I picked this up because I had seen it recommended in many places and figured that I should at least take a look at it. I am not a great lover of nonfiction and Ted Kennedy had never been one of my favorite Kennedys - so I had not expected to do any more than give this book a cursory glance. However, once I started it, I found that I could not put it down. I thoroughly enjoyed this look into the Kennedy clan through the eyes of one of its members. I gained a new-found respect for Ted Kennedy - especially for all he has done for the country, most of which was behind-the-scenes bringing our elected officials together for the good of our country. Kennedy also shared the family's rules of never whining or complaining and of never flaunting one's wealth or stature. He also made it explicitly clear that he NEVER responded to rumors or gossip. I finished this book realizing that we as a nation lost a rare and valuable statesman who I think have been the end of an era....… (more)
LibraryThing member ATechwreck
Kennedy's personality shines through this easy reading history. Though not a terribly introspective autobiography, this book is still an interesting read. I felt Kennedy wrote this book for his family and friends, focusing on happy memories and making every person in his life feel valued.
LibraryThing member janetcoletti
Loved the first half, lots of history, the second half dragged for me, glad when I finished it.
LibraryThing member photomarg
Could have used some more editing. A bit ponderous at times, but a great description of a great life. I particularly liked the descriptions of his life with his second wife, although it did seem like he was trying too hard to overcome earlier failings in this area. Nevertheless, a worthwhile read.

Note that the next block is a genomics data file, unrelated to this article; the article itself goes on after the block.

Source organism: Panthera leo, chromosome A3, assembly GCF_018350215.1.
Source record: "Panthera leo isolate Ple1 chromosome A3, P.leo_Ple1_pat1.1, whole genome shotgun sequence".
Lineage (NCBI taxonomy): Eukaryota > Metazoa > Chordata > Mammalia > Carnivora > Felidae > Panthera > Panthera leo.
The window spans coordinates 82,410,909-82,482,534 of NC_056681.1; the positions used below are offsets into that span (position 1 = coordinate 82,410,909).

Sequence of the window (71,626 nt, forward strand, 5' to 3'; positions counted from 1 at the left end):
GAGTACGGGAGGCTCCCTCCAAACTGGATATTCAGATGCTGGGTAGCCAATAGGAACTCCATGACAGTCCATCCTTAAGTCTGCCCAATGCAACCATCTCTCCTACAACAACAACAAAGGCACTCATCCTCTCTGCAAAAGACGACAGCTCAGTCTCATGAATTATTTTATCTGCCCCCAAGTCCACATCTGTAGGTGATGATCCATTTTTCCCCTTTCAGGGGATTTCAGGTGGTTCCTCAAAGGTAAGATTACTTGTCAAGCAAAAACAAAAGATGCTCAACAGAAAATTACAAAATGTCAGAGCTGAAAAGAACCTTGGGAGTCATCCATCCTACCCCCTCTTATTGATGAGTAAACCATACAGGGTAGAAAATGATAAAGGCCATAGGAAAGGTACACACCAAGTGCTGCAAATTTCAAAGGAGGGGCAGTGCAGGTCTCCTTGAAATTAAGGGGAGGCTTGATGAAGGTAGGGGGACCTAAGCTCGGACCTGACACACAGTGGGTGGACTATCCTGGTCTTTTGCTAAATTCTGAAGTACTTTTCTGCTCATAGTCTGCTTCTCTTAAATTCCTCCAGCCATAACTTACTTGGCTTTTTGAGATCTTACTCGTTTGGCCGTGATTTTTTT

LibraryThing member Amante
Book is very bland, controversial issues are stepped over
or lightly touched on, sad, since his insights could have been useful to history. The book does go a long ways to explain the family and its public image.
LibraryThing member bookalover89
Briliant memoir! In tender details he describes his childhood, relationships with his siblings, early years of in the Senate, and how he got throught the dark times of his extraordinary life. He will be greatly missed.
LibraryThing member Kanellio
TRUE COMPASS follows so soon after, with fresh memories of Ted Kennedy’s recent illness and death. With his funeral still fresh in our minds, this memoir is harder to read, as the memories the reader has are still so new and painfully alive. And so this book at this time is truly more than a casual read; it is a personal experience.

I found the book to be an amazingly hypnotic read, divided into two main parts, written in a narrative way that made it easy to read and hard to put down. One part tells of the Kennedy family while the other is fairly strictly about Ted Kennedy’s work over the past 47 years in the U. S. Senate.

The Kennedy family story of course has to be told and include the part that the head of the family, Joseph P. Kennedy Sr. played in what many American call “our royal family” and their rise to fame. The Kennedy family was and still is an extremely wealthy family. Much of the personal part of the memoir we read with awe at the lifestyle the family lived and maintains till this day. There is much truthfulness, often said with a bit of humor, about the rough housing, sports loving, sailing family gatherings. References to the family traveling to Europe and elsewhere as if it were no more than any American family would do are stated without pretension but merely as everyday facts.